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Death disarmed.

1 WHY should we start, and fear to die?
What timorous worms we mortals are
Death is the gate of endless joy,
And yet we dread to enter there.

The pains, the groans, and dying strife,
Fright our approaching souls away;
Still we shrink back again to life,
Fond of our prison and our clay.

3 O, if my Lord would come and meet,
My soul would stretch her wings in haste,
Fly, fearless, through death's iron gate,
Nor feel the terrors as she passed.

4 Jesus can make a dying bed
Feel soft as downy pillows are,
While on his breast I lean my head,
And breathe my life out sweetly there.

C. M.

649.

God the Author of Mercies and Afflictions.

1 NAKED, as from the earth we came,
And crept to life at first,
We to the earth return again,
And mingle with our dust.

WATTS.

2 The dear delights we here enjoy,
And fondly call our own,

Are but short favors borrowed now,

To be repaid anon.

3 'T is God who lifts our comforts high,
Or sinks them in the grave;
He gives, and, blessed be his name,
He takes but what he gave.

4 Peace, all our angry passions, then;
Let each rebellious sigh
Be silent at his sovereign will,
And every murmur die.

5 If smiling mercy crown our lives,
Its praises shall be spread;
And we'll adore the justice, too,
That strikes our comforts dead.

650.

Farewell to a Friend departed.

1 THOU art gone to the grave; but we will not de-
plore thee,

Though sorrows and darkness encompass the
tomb;

The Saviour has passed through its portals before
thee,

And the lamp of his love is thy guide through
the gloom.

12 & 11s. M.

2 Thou art gone to the grave; we no longer behold
thee,

Nor tread the rough paths of the world by thy
side;

But the wide arms of mercy are spread to enfold

thee,

HEBER.

And sinners may hope, since the Siour hath
died.

f

3 Thou art gone to the grave; and, its mansion forsaking,

Perchance thy weak spirit in doubt lingered long;

But the sunshine of heaven beamed bright on thy waking,

And the sound thou didst hear was the seraphim’s song.

4 Thou art gone to the grave; but we will not deplore thee,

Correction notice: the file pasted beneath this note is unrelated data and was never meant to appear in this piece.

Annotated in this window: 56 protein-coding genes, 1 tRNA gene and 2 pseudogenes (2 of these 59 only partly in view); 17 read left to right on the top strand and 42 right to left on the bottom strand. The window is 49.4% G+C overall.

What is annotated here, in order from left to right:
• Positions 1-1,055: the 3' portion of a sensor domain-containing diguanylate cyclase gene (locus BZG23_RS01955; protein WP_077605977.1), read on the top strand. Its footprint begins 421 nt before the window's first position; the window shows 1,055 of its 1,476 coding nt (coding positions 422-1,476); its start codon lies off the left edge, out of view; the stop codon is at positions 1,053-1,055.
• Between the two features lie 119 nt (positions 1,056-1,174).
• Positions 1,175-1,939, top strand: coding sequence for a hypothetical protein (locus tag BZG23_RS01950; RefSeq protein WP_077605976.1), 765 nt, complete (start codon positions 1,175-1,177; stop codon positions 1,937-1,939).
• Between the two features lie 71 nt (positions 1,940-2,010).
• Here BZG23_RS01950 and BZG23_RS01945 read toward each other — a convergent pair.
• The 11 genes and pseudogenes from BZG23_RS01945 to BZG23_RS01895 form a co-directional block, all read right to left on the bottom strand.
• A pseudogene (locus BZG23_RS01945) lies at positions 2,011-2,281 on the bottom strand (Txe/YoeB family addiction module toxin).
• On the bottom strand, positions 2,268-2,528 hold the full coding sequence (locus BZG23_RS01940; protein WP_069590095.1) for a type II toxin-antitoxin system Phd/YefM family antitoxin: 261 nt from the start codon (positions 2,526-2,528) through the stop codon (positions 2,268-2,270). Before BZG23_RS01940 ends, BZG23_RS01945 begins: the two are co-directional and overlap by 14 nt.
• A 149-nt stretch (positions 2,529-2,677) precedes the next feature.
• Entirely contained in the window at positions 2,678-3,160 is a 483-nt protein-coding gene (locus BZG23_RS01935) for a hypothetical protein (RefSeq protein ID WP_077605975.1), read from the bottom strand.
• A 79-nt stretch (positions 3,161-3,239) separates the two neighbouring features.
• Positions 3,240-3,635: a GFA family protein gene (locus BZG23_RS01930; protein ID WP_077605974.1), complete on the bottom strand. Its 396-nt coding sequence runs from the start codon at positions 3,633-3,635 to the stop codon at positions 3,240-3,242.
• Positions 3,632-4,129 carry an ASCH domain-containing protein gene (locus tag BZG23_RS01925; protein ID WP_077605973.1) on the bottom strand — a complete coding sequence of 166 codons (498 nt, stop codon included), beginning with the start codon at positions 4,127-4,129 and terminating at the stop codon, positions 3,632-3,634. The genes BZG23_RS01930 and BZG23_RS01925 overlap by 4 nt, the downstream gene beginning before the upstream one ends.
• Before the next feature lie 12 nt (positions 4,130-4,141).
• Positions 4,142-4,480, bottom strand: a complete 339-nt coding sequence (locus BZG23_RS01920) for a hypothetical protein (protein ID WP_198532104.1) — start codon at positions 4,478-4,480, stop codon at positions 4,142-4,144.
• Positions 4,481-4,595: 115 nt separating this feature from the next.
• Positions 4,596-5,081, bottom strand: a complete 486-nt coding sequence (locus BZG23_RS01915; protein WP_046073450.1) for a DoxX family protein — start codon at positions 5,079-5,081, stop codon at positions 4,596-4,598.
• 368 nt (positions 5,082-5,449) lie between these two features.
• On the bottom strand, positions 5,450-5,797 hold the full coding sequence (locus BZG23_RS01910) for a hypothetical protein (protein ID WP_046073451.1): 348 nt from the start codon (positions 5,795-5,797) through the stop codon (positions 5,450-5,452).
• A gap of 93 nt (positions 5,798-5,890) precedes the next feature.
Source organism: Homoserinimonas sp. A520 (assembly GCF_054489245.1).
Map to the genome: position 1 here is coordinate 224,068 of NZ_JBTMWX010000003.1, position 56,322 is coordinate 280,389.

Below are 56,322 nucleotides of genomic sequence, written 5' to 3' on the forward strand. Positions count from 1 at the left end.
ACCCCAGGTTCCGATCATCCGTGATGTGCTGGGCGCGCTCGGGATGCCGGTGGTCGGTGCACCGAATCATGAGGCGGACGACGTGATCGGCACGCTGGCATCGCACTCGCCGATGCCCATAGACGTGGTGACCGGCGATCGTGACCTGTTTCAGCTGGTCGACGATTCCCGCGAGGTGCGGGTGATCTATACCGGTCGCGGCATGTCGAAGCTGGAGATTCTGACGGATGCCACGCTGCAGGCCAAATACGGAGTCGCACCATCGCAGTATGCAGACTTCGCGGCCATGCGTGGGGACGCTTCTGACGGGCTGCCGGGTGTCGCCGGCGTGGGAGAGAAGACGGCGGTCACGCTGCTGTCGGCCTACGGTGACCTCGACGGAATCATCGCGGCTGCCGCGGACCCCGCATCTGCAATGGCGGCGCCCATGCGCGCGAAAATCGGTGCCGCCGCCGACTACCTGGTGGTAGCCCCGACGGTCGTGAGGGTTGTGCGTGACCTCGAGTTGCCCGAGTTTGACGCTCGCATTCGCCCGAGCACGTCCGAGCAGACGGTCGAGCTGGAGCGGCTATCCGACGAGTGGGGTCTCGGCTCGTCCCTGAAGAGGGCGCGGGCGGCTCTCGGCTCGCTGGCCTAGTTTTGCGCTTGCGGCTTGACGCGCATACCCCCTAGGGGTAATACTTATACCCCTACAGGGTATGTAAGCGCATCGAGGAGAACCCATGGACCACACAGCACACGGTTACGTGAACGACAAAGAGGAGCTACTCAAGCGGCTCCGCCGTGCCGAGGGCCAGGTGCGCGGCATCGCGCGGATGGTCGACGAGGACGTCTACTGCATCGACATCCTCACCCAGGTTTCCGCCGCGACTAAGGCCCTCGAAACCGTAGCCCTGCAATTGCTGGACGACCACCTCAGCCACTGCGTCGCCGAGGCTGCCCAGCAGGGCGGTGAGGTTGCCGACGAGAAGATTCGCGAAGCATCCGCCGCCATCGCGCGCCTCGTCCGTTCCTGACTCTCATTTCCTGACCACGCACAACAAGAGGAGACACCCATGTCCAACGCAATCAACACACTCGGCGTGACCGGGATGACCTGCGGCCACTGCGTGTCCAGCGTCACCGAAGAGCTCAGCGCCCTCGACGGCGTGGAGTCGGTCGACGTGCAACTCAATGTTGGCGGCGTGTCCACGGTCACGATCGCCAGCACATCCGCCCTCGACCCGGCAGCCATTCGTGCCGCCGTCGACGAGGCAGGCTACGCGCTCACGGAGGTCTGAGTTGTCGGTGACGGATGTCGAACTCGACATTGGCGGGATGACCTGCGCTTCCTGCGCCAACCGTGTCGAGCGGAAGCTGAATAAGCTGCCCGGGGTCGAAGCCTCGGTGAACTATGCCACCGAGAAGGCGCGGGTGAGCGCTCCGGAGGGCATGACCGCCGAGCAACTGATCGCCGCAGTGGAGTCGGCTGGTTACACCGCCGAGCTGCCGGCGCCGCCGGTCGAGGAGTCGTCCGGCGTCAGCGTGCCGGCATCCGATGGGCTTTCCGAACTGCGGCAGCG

Since God was thy Refuge, thy Guardian, thy
Guide;

He gave thee, he took thee, and he will restore thee;

And death has no sting, since the Saviour hath died.

8 & 7s. M.

651.

The Death of a Sister.

S. F. SMITH.

1 SISTER, thou wast mild and lovely,
Gentle as the summer breeze,
Pleasant as the air of evening,

When it floats among the trees.

2 Peaceful be thy silent slumber,-
Peaceful in the grave so low;
Thou no more wilt join our number,
Thou no more our songs shalt know.

3 Dearest sister, thou hast left us;
Here thy loss we deeply feel;
But 't is God that hath bereft us :
He can all our sorrows heal.

4 Yet again we hope to meet thee,
When the day of life is fled,
Then in heaven with joy to greet thee,
Where no farewell tear is shed.

652.

Death of Parents.

1 THE God of mercy will indulge
The flowing tear, the heaving sigh,
When honored parents fall around,
When friends beloved and kindred die.

L. M.

FAWCETT.

2 Yet not one anxious, murmuring thought
Should with our mourning passions blend;
Nor should our bleeding hearts forget
Their mighty, ever-living Friend.

3 Parent, Protector, Guardian, Guide,
Thou art each tender name in one;
On thee we cast our every care,
And comfort seek from thee alone.

4 To thee, our Father, would we look,
Our Rock, our Portion, and our Friend,
And on thy gracious love and truth
With humble, steadfast hope depend.

L. M.

653.

The Light of the Gospel on the Tomb.

1 DARK, dark indeed, the grave would be,
Had we no light, O God, from thee;
If all we saw were all we knew,
Or hope from reason only grew.

GASKELL.

2 But fearless now we rest in faith;
A holy life makes happy death;
"T is but a change ordained by thee,
To set the imprisoned spirit free.

3 Sad, sad indeed, 't would be to part
From those who long had shared our heart,
If thou hadst left us still to fear
Love's only heritage was here.

4 But calmly now we see them go
From out this world of pain and woe;
We follow to a home on high,
Where pure affections never die.

6 & 48. M.

654.

For Support in Death.

1 LowLy and solemn be Thy children's cry to thee, Father divine!

MRS. HEMANS.

A hymn of suppliant breath,
Owning that life and death
Alike are thine.

2 O Father, in that hour

When earth all succoring power
Shall disavow,

When spear and shield and crown
In faintness are cast down,
Sustain us thou!

3 By him who bowed to take
The death-cup for our sake,
The thorn, the rod,
From whom the last dismay
Was not to pass away,
Aid us, O God!

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